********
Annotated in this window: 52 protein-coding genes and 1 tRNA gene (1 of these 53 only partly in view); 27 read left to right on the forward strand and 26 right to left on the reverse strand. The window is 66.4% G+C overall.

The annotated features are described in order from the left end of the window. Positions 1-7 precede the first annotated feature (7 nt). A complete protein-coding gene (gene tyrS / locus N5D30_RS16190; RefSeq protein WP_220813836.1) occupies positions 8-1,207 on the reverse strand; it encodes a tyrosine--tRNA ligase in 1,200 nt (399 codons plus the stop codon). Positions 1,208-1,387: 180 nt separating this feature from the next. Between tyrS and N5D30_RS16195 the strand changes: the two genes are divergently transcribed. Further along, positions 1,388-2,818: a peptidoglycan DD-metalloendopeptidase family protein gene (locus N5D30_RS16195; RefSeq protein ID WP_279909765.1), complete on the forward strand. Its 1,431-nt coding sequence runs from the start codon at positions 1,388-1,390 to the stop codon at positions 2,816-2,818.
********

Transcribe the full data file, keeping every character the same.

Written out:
Annotated in this window: 52 protein-coding genes and 1 tRNA gene (1 of these 53 only partly in view); 27 read left to right on the forward strand and 26 right to left on the reverse strand. The window is 66.4% G+C overall.

The annotated features are described in order from the left end of the window. Positions 1-7 precede the first annotated feature (7 nt). A complete protein-coding gene (gene tyrS / locus N5D30_RS16190; RefSeq protein WP_220813836.1) occupies positions 8-1,207 on the reverse strand; it encodes a tyrosine--tRNA ligase in 1,200 nt (399 codons plus the stop codon). Positions 1,208-1,387: 180 nt separating this feature from the next. Between tyrS and N5D30_RS16195 the strand changes: the two genes are divergently transcribed. Further along, positions 1,388-2,818: a peptidoglycan DD-metalloendopeptidase family protein gene (locus N5D30_RS16195; RefSeq protein ID WP_279909765.1), complete on the forward strand. Its 1,431-nt coding sequence runs from the start codon at positions 1,388-1,390 to the stop codon at positions 2,816-2,818.